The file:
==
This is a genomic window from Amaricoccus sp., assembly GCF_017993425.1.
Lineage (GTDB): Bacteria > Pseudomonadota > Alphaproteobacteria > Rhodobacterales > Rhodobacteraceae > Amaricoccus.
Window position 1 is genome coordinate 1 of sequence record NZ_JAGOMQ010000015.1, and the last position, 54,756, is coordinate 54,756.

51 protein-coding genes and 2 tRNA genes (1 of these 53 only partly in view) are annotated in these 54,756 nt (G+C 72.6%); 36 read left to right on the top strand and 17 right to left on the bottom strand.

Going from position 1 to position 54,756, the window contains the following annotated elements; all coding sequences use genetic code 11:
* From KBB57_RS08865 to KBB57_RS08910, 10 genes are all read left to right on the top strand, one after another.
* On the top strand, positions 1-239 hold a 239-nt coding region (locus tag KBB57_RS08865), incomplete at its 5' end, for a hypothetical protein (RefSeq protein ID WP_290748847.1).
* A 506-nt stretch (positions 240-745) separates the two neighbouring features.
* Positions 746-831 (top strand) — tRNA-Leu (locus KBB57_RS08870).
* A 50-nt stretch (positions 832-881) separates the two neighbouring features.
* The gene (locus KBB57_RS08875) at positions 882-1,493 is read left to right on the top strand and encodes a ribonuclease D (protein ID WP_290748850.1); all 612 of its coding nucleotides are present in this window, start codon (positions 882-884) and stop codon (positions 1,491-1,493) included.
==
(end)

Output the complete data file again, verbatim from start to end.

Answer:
This is a genomic window from Amaricoccus sp., assembly GCF_017993425.1.
Lineage (GTDB): Bacteria > Pseudomonadota > Alphaproteobacteria > Rhodobacterales > Rhodobacteraceae > Amaricoccus.
Window position 1 is genome coordinate 1 of sequence record NZ_JAGOMQ010000015.1, and the last position, 54,756, is coordinate 54,756.

51 protein-coding genes and 2 tRNA genes (1 of these 53 only partly in view) are annotated in these 54,756 nt (G+C 72.6%); 36 read left to right on the top strand and 17 right to left on the bottom strand.

Going from position 1 to position 54,756, the window contains the following annotated elements; all coding sequences use genetic code 11:
* From KBB57_RS08865 to KBB57_RS08910, 10 genes are all read left to right on the top strand, one after another.
* On the top strand, positions 1-239 hold a 239-nt coding region (locus tag KBB57_RS08865), incomplete at its 5' end, for a hypothetical protein (RefSeq protein ID WP_290748847.1).
* A 506-nt stretch (positions 240-745) separates the two neighbouring features.
* Positions 746-831 (top strand) — tRNA-Leu (locus KBB57_RS08870).
* A 50-nt stretch (positions 832-881) separates the two neighbouring features.
* The gene (locus KBB57_RS08875) at positions 882-1,493 is read left to right on the top strand and encodes a ribonuclease D (protein ID WP_290748850.1); all 612 of its coding nucleotides are present in this window, start codon (positions 882-884) and stop codon (positions 1,491-1,493) included.